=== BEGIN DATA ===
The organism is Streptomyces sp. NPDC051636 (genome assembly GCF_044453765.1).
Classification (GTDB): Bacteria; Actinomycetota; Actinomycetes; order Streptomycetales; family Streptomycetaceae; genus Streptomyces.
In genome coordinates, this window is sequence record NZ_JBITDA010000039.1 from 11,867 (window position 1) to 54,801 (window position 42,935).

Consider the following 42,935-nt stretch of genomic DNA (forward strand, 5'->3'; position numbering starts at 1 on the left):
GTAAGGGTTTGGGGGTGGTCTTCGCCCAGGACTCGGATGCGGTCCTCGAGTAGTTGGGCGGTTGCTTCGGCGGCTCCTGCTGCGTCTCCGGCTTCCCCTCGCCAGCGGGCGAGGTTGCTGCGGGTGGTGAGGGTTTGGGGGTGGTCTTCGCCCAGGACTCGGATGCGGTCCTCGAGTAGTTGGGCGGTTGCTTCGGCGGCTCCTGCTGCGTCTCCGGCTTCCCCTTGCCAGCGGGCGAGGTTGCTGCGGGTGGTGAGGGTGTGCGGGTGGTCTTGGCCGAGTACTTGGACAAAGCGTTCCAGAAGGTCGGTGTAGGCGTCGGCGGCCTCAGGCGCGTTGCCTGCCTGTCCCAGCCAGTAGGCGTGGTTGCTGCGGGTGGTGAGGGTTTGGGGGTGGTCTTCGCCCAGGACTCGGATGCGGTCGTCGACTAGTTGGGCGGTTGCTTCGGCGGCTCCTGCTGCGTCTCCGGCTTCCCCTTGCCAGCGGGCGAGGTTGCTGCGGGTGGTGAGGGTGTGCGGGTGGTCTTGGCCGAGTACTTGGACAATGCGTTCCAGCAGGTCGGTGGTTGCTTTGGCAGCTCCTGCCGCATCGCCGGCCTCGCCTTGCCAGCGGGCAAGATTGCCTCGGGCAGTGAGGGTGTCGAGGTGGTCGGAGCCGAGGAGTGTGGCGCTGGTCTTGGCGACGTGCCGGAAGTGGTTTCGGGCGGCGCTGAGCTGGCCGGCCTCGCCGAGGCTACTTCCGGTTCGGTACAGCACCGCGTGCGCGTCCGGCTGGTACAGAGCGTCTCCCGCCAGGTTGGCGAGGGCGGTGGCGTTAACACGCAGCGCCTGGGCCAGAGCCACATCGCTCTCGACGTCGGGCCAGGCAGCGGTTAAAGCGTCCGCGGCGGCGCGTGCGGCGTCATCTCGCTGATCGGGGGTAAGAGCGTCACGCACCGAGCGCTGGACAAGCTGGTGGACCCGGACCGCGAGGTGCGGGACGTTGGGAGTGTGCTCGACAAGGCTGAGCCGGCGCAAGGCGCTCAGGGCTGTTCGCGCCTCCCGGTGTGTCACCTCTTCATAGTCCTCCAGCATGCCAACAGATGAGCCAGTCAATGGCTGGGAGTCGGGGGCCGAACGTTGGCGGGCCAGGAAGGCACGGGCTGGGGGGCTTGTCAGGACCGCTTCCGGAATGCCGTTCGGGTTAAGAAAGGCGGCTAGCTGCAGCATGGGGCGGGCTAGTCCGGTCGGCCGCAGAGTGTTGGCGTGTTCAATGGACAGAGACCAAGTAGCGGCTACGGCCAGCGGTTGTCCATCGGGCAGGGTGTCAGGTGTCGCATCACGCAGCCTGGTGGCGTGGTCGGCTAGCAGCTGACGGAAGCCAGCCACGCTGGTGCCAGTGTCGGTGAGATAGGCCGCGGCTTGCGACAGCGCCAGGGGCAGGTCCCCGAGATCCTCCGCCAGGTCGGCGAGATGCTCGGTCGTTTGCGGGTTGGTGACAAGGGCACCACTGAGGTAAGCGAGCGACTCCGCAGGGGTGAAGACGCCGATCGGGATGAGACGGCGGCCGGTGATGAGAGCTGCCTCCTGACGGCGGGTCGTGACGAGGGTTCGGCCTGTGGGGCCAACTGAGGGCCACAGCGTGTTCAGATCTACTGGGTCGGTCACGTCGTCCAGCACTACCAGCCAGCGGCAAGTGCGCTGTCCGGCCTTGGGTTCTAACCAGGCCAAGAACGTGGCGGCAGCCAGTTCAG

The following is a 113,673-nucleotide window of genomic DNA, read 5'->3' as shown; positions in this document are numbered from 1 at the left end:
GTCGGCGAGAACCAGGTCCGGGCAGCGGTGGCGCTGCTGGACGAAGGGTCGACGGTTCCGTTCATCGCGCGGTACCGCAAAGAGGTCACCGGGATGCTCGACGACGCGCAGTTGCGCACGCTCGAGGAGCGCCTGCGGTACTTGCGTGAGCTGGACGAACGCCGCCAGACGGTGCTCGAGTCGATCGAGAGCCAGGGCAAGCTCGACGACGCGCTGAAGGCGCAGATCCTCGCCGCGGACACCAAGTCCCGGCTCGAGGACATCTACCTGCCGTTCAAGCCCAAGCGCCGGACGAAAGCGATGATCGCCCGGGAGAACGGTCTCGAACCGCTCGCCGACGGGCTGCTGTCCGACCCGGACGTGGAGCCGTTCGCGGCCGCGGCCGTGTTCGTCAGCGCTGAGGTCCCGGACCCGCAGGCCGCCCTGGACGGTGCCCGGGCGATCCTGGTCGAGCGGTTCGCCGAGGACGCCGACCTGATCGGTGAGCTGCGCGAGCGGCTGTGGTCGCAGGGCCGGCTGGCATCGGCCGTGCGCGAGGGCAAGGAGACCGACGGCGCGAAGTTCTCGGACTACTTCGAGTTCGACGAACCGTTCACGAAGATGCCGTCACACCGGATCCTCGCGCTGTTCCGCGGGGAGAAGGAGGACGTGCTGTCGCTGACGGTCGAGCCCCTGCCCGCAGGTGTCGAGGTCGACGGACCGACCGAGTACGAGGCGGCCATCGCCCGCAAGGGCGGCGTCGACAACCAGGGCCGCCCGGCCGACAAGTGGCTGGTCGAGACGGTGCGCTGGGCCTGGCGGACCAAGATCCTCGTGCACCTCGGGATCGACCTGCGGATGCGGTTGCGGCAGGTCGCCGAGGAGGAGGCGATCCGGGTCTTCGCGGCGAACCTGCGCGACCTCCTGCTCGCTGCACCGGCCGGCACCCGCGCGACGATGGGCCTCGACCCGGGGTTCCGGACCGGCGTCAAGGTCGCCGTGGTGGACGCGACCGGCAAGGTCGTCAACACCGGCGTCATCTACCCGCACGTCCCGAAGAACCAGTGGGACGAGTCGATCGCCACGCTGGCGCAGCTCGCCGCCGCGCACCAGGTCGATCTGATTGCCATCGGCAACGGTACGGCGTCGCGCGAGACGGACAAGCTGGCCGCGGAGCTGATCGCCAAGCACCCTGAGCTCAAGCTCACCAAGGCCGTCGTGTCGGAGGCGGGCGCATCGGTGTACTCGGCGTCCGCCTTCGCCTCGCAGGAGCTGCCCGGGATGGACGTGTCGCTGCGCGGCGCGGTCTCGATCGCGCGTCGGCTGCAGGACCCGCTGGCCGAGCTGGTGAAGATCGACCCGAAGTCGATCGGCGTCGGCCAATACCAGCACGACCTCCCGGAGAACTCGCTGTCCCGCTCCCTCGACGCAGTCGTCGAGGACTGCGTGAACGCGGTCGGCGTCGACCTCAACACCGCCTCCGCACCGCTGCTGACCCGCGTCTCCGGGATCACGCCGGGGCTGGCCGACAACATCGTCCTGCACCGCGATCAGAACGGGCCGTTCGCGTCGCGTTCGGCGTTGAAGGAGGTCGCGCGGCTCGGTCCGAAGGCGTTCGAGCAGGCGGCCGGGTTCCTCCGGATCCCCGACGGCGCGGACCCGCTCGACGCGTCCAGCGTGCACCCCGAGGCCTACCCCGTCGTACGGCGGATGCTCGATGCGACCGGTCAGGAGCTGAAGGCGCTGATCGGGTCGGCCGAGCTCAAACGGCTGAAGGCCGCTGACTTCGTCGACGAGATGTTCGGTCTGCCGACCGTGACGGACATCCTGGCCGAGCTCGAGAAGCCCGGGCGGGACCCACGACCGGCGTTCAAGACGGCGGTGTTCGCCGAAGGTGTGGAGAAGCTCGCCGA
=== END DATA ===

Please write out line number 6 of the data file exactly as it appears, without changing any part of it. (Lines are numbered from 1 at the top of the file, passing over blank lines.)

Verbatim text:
The following is a 113,673-nucleotide window of genomic DNA, read 5'->3' as shown; positions in this document are numbered from 1 at the left end: